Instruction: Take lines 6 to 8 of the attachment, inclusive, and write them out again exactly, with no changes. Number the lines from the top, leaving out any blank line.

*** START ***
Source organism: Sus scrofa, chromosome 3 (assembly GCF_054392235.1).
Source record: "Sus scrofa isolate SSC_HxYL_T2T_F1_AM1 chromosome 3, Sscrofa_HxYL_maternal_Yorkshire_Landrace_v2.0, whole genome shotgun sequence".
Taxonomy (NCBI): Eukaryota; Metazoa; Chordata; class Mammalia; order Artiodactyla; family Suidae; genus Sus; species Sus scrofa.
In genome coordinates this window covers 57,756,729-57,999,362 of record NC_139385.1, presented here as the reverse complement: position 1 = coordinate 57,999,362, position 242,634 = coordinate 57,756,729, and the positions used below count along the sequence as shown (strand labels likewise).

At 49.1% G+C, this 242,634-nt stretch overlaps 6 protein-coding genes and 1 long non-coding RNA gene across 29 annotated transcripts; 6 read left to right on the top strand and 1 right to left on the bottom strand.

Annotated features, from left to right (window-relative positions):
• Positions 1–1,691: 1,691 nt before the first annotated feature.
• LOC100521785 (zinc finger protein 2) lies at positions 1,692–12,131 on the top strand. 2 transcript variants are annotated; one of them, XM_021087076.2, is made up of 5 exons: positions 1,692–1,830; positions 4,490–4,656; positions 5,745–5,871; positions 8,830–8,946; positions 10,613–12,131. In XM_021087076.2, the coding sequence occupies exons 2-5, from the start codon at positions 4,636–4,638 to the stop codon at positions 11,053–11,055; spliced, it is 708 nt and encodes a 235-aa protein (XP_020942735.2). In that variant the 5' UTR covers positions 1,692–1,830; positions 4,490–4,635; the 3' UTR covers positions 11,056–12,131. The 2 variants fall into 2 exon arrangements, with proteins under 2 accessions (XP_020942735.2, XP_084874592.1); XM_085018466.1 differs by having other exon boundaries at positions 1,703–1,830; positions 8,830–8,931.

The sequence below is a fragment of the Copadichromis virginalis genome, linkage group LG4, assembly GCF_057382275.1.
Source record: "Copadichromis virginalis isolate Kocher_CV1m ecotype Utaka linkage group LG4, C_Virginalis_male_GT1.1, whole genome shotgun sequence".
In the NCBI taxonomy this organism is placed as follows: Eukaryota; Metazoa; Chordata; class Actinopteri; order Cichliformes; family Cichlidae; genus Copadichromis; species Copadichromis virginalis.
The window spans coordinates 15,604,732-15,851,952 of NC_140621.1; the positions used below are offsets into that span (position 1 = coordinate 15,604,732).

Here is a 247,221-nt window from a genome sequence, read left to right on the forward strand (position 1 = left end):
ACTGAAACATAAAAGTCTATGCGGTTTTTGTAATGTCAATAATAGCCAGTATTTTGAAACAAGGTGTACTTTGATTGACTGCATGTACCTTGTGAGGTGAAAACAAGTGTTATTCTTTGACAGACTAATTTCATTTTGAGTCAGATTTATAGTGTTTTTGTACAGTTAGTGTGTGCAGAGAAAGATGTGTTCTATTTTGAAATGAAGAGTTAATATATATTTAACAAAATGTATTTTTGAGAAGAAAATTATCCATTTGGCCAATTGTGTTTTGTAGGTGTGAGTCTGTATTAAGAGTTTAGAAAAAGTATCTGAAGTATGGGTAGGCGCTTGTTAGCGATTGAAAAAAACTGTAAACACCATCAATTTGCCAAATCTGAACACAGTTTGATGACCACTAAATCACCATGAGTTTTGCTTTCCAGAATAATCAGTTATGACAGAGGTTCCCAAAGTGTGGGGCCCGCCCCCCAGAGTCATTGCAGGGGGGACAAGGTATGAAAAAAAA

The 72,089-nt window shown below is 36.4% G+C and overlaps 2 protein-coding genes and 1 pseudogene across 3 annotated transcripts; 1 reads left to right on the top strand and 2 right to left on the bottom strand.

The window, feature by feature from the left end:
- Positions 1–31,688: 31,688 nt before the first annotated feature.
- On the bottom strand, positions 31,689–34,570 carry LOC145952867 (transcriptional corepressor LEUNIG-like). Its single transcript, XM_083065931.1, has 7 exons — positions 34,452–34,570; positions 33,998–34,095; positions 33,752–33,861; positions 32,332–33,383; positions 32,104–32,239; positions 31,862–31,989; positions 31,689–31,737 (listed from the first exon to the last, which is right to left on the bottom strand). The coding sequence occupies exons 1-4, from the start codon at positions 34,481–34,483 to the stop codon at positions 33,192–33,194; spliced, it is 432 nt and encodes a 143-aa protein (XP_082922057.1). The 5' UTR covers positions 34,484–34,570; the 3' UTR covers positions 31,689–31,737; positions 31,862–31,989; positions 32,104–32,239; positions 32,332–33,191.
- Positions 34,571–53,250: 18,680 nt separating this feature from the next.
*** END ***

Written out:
Annotated features, from left to right (window-relative positions):
• Positions 1–1,691: 1,691 nt before the first annotated feature.
• LOC100521785 (zinc finger protein 2) lies at positions 1,692–12,131 on the top strand. 2 transcript variants are annotated; one of them, XM_021087076.2, is made up of 5 exons: positions 1,692–1,830; positions 4,490–4,656; positions 5,745–5,871; positions 8,830–8,946; positions 10,613–12,131. In XM_021087076.2, the coding sequence occupies exons 2-5, from the start codon at positions 4,636–4,638 to the stop codon at positions 11,053–11,055; spliced, it is 708 nt and encodes a 235-aa protein (XP_020942735.2). In that variant the 5' UTR covers positions 1,692–1,830; positions 4,490–4,635; the 3' UTR covers positions 11,056–12,131. The 2 variants fall into 2 exon arrangements, with proteins under 2 accessions (XP_020942735.2, XP_084874592.1); XM_085018466.1 differs by having other exon boundaries at positions 1,703–1,830; positions 8,830–8,931.